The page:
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11th Infantry Division

As of 1997 the 11th Division consisted of Infantry Brigades 23, 45, and 47. Its headquarters was east of Nassiriya on the road to Ur Military Camp, near the Ali Ibn Abi Talib airbase.

As the ground offensive progressed, by 25 February 1991 Iraqi units' ineffectiveness became more clear. The Iraqi 19th, 11th, and 15th Infantry divisions and three SF brigades in Kuwait City were assessed at full strength. These divisions continued to focus on an amphibious assault and prepare for military operations in Kuwait City.

In advance of Operation DESERT FOX in late 1998 the Iraqi government took a series of steps to prepare for war and its possible internal consequences. On 16 December 1998, Baghad announced the establishment of four regional military commands "in order to provide what is needed to confront and destroy any foreign aggression and its related repercussions." Saddam appointed the Takriti Staff General 'Ali Hasan Al-Majid commander of the Southern Region, one of his most ruthless loyalists. Al-Majid was responsible for the forceful transfer of civilians from Kuwait after Iraq occupied it in 1990. And he was also involved in the brutal suppression of supposedly anti-Saddam Shi'ites. Ali Hassan Al-Majid was famed for burning the orchards of Kurdistan, and was appointed governor of Kuwait during the seven months occupation of the emirate.

Division 11 of the Third Corps of the Iraqi Army, and its supporting forces, launched a major assault on the area of the Marshes of southern Iraq on 11/1/1997. The operation lasted a whole week. A variety of weapons were used in the assault, including a preliminary heavy artillery attack. Iraqi opposition forces were able to inflict heavy losses in men and materiel on Division 11, and prevented it from achieving its goals.

General Al-Majid ordered the execution of at least half a dozen officers immediately after he took control of the predominantly Shia southern region. General Al-Majid quickly took action against dissident military elements, including the commander of the XI Mechanized Division in 'Amarah. According to Kuwait Radio on 20 December 1998, the commander of that unit was executed because he felt that "the task of the army is to defend the homeland and not to confront the people." The commander of the 11th Mechanized Division in the southern city of Aramaic objected to arrangements made by General al-Majid to counter Shia in case they rebelled again. He was not identified but believed to be from the same clan as Al-Majid and Saddam. '' This is counter productive sir and we only going to harvest trouble,'' the colonel is reported to have argued when he was order by General Al-Majid to set up road blocks outside villages effectively putting the residents under siege. '' I have been trained to deter the enemy not to fight my own people,'' he argued sharply when General Al-Majid accused him of cowardice. He was executed by a firing squad. Several other officers close to the commander were also executed on the same day by a firing squad in front of other officers. A statement released by the anti-Saddam Supreme Assembly of the Islamic Revolution in Iraq and published by Al-Hayah on 21 December 1998 also refers to the 'Amarah executions and what it described as a short-lived military revolt in the Al-Rashid camp. According to this report, five other high-ranking officers were executed.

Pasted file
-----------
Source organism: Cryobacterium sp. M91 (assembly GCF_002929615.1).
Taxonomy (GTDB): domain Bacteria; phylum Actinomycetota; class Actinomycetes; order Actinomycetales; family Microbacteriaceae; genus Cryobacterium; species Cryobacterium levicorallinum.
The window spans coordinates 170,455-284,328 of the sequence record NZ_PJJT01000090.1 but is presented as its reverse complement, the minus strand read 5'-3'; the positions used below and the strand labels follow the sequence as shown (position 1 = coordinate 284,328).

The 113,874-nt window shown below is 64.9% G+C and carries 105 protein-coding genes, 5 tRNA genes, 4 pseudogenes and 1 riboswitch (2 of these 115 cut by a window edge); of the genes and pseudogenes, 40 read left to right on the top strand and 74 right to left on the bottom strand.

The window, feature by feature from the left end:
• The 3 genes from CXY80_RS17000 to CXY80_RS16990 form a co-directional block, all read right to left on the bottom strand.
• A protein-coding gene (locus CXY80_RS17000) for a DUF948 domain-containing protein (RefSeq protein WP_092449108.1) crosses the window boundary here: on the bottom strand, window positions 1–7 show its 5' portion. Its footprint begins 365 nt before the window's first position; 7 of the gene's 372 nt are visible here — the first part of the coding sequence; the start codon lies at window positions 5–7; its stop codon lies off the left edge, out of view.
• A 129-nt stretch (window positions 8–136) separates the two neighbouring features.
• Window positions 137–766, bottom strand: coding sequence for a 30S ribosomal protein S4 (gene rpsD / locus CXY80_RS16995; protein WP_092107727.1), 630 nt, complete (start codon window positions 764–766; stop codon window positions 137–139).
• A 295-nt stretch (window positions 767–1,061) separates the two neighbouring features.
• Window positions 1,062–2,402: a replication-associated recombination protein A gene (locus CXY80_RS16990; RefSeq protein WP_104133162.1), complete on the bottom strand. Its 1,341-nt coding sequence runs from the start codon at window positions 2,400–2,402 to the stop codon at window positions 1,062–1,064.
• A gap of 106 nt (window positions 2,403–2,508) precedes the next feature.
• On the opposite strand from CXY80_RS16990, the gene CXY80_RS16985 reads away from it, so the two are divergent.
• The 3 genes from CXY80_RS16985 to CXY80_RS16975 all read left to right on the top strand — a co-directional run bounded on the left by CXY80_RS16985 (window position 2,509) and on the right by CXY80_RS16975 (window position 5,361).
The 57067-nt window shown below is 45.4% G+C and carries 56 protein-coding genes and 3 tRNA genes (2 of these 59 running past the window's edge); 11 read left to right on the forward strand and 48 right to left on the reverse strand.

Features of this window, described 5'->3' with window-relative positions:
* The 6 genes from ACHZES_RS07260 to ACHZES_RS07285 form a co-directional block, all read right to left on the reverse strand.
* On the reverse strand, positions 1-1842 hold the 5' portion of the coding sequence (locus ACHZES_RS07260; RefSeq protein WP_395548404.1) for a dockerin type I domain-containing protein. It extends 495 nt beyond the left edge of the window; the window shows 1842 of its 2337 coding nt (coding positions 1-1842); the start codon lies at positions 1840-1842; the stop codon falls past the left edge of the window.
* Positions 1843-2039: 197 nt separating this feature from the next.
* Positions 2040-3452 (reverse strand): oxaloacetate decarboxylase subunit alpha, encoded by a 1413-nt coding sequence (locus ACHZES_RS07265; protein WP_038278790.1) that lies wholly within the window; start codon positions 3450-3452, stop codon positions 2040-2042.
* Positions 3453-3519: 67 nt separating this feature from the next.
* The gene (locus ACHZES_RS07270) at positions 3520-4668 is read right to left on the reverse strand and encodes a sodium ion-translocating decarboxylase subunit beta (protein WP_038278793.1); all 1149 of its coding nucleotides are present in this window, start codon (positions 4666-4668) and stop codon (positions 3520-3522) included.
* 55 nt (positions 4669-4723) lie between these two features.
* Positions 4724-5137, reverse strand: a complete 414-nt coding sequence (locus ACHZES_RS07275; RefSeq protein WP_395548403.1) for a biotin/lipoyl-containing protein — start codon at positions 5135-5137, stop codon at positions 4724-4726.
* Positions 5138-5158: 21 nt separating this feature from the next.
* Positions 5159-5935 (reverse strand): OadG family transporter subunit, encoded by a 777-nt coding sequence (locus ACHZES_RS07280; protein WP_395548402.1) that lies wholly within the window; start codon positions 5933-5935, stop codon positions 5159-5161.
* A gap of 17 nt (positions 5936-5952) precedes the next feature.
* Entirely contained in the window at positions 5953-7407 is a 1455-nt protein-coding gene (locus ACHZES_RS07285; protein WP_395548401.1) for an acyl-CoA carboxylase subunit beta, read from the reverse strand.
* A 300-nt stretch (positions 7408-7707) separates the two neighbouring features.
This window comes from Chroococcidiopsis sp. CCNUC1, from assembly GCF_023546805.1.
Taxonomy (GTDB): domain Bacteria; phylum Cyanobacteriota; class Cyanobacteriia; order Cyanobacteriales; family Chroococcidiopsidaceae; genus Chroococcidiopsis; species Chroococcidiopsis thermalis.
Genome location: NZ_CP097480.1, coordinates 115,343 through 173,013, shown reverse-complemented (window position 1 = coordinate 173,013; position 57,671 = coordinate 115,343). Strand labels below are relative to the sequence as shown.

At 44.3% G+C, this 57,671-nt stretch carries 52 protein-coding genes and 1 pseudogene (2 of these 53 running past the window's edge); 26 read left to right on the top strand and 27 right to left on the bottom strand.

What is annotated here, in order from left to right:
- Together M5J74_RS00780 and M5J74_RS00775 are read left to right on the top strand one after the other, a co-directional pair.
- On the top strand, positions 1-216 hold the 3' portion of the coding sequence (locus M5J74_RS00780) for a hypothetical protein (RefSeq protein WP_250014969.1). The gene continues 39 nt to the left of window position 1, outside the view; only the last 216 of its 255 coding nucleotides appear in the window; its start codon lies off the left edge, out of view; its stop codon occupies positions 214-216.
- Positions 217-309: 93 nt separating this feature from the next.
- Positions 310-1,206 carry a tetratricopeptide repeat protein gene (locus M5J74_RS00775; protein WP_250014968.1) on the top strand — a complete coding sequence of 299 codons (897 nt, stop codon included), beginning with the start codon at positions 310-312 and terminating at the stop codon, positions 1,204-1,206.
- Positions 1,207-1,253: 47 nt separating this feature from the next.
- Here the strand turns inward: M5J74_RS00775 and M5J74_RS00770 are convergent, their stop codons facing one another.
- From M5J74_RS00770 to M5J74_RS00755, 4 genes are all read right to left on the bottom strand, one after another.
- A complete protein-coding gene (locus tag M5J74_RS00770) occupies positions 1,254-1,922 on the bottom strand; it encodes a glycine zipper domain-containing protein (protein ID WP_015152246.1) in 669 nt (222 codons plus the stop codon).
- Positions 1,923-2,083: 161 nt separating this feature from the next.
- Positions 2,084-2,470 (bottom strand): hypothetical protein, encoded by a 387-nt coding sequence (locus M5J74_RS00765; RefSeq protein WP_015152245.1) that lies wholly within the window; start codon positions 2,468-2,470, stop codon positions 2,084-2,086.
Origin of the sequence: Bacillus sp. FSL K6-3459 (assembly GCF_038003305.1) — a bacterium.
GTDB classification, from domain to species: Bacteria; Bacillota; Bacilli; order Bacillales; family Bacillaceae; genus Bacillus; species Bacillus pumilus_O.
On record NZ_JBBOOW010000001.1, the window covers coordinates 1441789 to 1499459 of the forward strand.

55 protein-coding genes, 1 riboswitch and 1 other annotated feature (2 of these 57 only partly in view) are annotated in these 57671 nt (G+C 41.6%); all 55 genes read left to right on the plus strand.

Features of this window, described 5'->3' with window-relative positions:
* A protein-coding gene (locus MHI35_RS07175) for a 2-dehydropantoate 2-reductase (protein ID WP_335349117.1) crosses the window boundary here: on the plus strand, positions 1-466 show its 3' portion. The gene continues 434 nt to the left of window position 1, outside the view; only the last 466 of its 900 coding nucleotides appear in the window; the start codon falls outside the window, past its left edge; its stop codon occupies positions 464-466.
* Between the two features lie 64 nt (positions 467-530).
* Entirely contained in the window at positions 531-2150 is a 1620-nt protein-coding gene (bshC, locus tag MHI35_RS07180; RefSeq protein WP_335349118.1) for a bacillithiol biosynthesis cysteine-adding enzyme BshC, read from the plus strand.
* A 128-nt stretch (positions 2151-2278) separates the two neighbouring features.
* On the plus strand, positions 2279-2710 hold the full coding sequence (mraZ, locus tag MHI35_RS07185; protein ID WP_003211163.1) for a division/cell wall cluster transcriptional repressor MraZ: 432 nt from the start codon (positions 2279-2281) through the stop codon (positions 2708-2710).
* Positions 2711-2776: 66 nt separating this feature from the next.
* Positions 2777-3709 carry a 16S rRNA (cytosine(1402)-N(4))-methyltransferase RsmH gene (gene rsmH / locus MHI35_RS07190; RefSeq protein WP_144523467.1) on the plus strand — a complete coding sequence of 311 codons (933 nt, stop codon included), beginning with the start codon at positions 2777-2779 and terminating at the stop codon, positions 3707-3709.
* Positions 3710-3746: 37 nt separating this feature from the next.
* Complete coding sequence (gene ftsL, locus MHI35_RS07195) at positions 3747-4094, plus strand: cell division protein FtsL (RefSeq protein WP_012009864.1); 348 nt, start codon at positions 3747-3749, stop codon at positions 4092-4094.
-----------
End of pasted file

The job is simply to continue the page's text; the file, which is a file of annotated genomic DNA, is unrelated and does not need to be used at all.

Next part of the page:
In March 1999, the 11th Division bombarded many areas in Nasiriyah, and Ba'ath Party militia followed with sweeps against the Amarya tribe, which included incidents of looting. In May 1999, the Government launched a mass arrest campaign in the al-Alam, ad-Dawara, and Nahr al-Iz areas. In June 1999, "Saddam's Commandos" attacked villages between Qala'at Salih and al-Kahla in Amara province and arrested and tortured a Shi'a businessman in Amara as a pretext for confiscating his savings.

In August 1999 it was reported that Iran and Iraq had moved huge military units toward their common border areas in the biggest move of its kind since the war between the two countries ended in 1988," London's. Iraqi troops from the 10th and 11th Divisions and a number of armored brigades had concentrated in the border area and on the right bank of the Shatt Al-Arab. At the same time, Iran reportedly had strengthened its military presence on the other side of the Shatt Al-Arab.

Iraqi forces resumed military operations in south on 08 April 2000. On 13 April, forces of the regime attacked the resistance headquarters in the areas of Northern Rumeila, Al-Abayyedh, west of Ghubeishiya by 13 Km, north of the main confluence by 5 Km. The regime's participating units were an infantry brigade from the 11th Division and an armored brigade from the 6th Armored Division.



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